In the light of the recent anti-government protests in Hong Kong, more passengers using MTR‘s public transport services have been found to be jumping over access gates and traveling without valid tickets.
In August 2019, MTR (Mass Transit Railway Corporation) shut several stations and services in protest-hit areas arguing that this would help reduce safety risks among passengers and staff, as cited by the company’s CEO Jacob Kam in a recent article in the Financial Times.
However, protesters perceived this as a hostile decision, associating MTR’s actions with the local government. This put MTR in a delicate situation, making it one of the latest companies to be hit by the political unrest (earlier this year Cathay Pacific was in a similar position).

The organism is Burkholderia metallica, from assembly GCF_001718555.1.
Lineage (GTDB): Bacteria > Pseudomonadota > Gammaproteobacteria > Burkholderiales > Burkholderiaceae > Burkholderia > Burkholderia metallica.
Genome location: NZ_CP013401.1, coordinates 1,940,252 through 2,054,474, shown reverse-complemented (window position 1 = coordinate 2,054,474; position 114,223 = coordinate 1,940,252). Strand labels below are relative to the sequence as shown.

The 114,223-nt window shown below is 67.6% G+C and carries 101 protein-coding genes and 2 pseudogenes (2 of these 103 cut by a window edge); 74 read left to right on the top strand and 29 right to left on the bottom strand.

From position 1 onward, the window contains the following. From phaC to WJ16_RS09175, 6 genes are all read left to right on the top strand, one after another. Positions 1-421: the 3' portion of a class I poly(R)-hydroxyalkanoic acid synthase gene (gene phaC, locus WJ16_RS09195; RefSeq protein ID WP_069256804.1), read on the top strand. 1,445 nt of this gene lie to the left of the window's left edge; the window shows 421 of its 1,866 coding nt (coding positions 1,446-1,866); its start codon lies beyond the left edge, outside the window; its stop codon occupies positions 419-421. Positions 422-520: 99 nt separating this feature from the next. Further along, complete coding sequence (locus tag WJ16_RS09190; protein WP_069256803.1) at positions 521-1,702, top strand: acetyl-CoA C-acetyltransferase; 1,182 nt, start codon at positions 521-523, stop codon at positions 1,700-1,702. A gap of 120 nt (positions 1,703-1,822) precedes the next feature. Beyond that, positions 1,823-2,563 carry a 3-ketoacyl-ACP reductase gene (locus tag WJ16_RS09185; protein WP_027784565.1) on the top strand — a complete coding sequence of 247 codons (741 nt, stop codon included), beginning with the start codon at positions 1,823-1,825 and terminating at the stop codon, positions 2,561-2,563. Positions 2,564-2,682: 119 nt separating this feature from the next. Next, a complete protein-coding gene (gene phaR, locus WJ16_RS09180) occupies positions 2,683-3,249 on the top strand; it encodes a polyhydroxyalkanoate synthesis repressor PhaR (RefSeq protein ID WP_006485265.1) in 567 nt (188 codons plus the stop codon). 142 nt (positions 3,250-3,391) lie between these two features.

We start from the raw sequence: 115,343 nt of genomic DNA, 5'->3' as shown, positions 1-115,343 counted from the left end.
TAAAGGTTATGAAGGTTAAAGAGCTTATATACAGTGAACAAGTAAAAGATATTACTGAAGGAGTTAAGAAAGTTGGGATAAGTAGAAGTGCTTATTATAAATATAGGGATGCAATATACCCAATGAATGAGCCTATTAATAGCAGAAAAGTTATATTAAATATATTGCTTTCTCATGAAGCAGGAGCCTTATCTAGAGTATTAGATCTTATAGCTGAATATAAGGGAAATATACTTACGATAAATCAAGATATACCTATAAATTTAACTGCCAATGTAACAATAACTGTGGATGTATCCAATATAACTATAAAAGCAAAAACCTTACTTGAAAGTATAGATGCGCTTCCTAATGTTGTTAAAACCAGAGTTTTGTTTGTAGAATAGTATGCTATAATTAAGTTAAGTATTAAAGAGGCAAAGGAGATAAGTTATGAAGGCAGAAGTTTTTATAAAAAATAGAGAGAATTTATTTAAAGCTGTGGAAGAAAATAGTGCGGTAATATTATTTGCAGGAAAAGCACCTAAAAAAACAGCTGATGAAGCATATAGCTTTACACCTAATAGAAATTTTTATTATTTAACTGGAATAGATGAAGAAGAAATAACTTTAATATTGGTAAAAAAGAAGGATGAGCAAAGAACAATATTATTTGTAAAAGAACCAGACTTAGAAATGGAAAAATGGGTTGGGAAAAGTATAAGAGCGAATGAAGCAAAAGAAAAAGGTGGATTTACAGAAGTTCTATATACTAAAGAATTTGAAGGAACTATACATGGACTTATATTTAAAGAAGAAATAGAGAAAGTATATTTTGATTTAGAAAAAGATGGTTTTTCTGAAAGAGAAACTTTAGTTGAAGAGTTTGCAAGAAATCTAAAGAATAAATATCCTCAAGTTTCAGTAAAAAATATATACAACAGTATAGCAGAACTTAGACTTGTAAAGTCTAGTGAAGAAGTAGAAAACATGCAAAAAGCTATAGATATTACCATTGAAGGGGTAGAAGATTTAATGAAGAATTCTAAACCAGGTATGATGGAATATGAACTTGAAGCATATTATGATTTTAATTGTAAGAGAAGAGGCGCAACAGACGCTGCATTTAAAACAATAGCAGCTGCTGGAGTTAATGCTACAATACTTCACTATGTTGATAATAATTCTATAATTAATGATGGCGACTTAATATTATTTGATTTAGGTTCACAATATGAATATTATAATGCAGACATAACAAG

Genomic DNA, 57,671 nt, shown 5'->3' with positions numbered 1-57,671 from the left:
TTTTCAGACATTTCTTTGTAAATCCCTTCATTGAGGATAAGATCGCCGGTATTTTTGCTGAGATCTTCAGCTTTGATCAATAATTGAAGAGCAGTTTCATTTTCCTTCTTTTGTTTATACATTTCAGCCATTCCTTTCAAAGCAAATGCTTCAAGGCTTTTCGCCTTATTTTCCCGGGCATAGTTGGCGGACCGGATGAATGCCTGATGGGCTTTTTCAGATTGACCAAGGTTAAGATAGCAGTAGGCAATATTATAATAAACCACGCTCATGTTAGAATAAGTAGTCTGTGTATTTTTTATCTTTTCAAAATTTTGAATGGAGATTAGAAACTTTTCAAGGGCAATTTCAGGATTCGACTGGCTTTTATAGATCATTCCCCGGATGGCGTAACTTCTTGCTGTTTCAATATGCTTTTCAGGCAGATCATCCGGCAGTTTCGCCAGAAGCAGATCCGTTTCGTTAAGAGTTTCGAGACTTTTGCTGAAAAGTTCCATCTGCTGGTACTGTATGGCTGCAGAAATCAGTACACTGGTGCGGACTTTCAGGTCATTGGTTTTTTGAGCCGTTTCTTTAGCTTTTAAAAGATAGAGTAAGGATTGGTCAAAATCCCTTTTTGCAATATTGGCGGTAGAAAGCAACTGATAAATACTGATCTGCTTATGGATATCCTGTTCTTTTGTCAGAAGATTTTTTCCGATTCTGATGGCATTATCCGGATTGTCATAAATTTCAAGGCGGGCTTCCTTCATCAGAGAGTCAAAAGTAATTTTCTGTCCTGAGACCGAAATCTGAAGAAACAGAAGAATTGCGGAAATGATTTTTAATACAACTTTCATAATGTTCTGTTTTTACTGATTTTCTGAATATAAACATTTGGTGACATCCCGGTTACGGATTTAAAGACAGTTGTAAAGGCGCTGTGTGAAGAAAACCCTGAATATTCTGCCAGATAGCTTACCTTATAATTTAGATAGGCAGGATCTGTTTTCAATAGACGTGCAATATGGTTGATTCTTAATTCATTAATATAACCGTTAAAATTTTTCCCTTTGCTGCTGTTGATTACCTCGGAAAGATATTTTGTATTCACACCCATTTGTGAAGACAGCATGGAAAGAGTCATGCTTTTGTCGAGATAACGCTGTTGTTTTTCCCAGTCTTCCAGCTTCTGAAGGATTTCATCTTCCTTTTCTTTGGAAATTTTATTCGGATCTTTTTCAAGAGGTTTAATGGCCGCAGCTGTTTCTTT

In further acts of demonstrations, protesters have set fire to subway stations, smashed windows, and clashed with the police in subway venues.
A fall in tourism and sales caused by the crisis has also put strain on MTR’s business in Hong Kong.
MTR is one of the world’s leading railway operators and is 76% owned by the government of Hong Kong, with 90% of its revenue coming from the city.
Next to railway services it also conducts business in residential and commercial projects, advertising, telecommunications, commercial projects, and international consultancy services. Internationally it is present in Mainland China, Sweden, Australia, and in the UK.